On Syria-Turkey Relations
"Iraq was one of the reasons [for President Al-Assad's visit to Turkey], since the difficult situation in Iraq constitutes a direct danger to Turkey, as it does to us. My visit to Turkey has an economic dimension and a political dimension, and we want a joint Syrian-Turkish role with regard to the problems of the region.
"We want the countries of the region to have united stances towards Iraq, and this can be obtained only by coordination and dialogue. We agree to everything upon which the Iraqis agree, because they are the ones involved and they know the reality better than anyone. In my meetings with [representatives] of the various Iraqi factions, they were opposed to anything likely to lead to the partition of Iraq. Establishing a federation on an ethnic or racial basis can, in my opinion, lead to such a result.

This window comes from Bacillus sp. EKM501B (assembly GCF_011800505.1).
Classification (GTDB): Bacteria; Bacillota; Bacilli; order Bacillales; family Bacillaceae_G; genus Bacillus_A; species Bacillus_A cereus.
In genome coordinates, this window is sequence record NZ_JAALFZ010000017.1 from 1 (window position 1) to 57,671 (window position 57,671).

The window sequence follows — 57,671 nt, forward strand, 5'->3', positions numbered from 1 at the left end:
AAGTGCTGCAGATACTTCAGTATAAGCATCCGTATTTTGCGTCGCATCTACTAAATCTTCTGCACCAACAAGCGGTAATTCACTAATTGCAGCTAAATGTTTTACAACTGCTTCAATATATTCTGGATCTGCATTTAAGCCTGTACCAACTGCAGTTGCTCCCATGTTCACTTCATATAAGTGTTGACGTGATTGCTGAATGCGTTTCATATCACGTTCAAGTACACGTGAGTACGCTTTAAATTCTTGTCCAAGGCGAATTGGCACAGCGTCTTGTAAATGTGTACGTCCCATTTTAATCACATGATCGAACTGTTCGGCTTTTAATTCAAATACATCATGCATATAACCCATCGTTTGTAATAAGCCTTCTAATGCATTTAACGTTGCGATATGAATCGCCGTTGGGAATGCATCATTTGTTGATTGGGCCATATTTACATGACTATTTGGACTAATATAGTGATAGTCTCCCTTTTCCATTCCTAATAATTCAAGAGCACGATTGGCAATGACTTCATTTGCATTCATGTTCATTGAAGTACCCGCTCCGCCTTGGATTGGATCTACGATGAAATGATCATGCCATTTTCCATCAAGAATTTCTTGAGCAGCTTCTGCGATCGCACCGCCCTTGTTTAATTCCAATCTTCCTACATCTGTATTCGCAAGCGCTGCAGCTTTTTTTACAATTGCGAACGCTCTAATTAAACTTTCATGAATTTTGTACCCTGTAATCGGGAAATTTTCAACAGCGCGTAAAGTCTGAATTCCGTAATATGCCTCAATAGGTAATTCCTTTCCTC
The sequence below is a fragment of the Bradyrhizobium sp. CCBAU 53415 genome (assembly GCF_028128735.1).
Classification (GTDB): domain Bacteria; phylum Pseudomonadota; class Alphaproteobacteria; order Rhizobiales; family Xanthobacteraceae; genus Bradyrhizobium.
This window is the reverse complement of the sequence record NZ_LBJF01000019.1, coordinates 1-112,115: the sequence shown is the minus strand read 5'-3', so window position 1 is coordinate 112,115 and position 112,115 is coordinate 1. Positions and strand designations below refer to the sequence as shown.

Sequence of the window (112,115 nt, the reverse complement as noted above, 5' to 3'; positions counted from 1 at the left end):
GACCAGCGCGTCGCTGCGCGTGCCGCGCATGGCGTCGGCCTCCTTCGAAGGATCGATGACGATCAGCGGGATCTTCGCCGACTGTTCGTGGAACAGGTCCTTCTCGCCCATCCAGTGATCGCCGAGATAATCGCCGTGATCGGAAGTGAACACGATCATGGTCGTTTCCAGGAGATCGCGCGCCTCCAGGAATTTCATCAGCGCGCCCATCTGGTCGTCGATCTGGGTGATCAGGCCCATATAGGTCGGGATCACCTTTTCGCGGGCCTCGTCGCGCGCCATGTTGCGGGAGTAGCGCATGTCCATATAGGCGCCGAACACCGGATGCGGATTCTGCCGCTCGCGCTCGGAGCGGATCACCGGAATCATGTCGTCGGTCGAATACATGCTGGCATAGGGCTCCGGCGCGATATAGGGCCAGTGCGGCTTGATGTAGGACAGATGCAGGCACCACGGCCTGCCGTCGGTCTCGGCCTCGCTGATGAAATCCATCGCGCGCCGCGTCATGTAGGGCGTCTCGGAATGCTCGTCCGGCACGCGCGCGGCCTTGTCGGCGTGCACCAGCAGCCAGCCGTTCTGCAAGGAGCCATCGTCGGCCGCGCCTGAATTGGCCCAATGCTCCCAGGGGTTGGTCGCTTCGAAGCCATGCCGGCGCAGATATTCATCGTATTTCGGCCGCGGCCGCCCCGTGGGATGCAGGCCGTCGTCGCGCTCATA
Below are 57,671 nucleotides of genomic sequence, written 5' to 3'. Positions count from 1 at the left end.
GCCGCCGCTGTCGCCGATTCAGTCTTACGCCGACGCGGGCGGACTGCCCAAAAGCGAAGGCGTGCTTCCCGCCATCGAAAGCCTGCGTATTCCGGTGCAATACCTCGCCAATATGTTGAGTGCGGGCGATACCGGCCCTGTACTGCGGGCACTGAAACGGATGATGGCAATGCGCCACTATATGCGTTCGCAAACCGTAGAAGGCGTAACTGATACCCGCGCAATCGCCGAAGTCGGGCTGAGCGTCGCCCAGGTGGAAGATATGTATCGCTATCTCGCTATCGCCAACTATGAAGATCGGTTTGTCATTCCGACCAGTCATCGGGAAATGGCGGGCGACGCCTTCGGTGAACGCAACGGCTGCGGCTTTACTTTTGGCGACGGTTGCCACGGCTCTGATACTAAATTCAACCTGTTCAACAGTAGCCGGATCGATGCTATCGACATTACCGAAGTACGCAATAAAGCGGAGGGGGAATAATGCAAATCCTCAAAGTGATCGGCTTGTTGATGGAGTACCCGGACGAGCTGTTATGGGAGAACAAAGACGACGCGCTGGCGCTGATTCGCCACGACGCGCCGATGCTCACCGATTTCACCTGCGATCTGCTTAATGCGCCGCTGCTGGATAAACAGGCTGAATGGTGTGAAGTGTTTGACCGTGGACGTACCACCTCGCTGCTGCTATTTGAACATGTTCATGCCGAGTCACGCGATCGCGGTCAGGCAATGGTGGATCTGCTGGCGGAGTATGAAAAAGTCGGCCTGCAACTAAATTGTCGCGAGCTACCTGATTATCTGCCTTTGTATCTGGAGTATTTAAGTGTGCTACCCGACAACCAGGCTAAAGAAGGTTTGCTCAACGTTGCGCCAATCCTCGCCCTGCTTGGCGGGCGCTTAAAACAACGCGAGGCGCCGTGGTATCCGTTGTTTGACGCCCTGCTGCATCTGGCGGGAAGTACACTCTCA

"There is coordination on positions [between Syria and Turkey] regarding the situation in Iraq. But such coordination exists also with the other countries in the region that are interested in advancing the region and its stability. With regard to Turkey-Israel relations, what is important is that [Turkey's] connection with Israel will not affect the relationship with Syria. I am reassured with regard to this, and the development of relations between us proves this."
On Syria's Isolation
"I do not see ourselves as isolated. Perhaps there is disagreement in world view with the other [Arab countries], but we have good relations with all the regional and world parties, and relations have even improved regarding countries with which there were perhaps problems in the past. We had disagreements with Kuwait, [but] I visited the Kuwaiti prime minister, and relations became good. Our relations with Turkey, which were in the past stormy, are today in the best possible shape, and also our relations with Russia, China, India, and Europe are good.